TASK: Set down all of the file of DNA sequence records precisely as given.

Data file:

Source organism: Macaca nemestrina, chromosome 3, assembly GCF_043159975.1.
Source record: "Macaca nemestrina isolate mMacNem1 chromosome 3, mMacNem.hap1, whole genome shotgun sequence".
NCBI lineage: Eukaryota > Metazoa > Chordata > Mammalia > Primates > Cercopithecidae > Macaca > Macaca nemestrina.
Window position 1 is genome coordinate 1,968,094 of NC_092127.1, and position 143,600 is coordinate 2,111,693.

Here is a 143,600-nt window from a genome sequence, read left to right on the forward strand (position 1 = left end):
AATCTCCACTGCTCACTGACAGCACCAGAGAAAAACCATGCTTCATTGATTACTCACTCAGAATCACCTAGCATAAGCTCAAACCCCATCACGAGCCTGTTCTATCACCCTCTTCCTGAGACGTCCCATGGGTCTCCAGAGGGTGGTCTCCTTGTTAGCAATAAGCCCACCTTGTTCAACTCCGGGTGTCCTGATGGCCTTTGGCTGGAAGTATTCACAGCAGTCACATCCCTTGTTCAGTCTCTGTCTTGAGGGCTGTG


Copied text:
Source organism: Macaca nemestrina, chromosome 3, assembly GCF_043159975.1.
Source record: "Macaca nemestrina isolate mMacNem1 chromosome 3, mMacNem.hap1, whole genome shotgun sequence".
NCBI lineage: Eukaryota > Metazoa > Chordata > Mammalia > Primates > Cercopithecidae > Macaca > Macaca nemestrina.
Window position 1 is genome coordinate 1,968,094 of NC_092127.1, and position 143,600 is coordinate 2,111,693.

Here is a 143,600-nt window from a genome sequence, read left to right on the forward strand (position 1 = left end):
AATCTCCACTGCTCACTGACAGCACCAGAGAAAAACCATGCTTCATTGATTACTCACTCAGAATCACCTAGCATAAGCTCAAACCCCATCACGAGCCTGTTCTATCACCCTCTTCCTGAGACGTCCCATGGGTCTCCAGAGGGTGGTCTCCTTGTTAGCAATAAGCCCACCTTGTTCAACTCCGGGTGTCCTGATGGCCTTTGGCTGGAAGTATTCACAGCAGTCACATCCCTTGTTCAGTCTCTGTCTTGAGGGCTGTG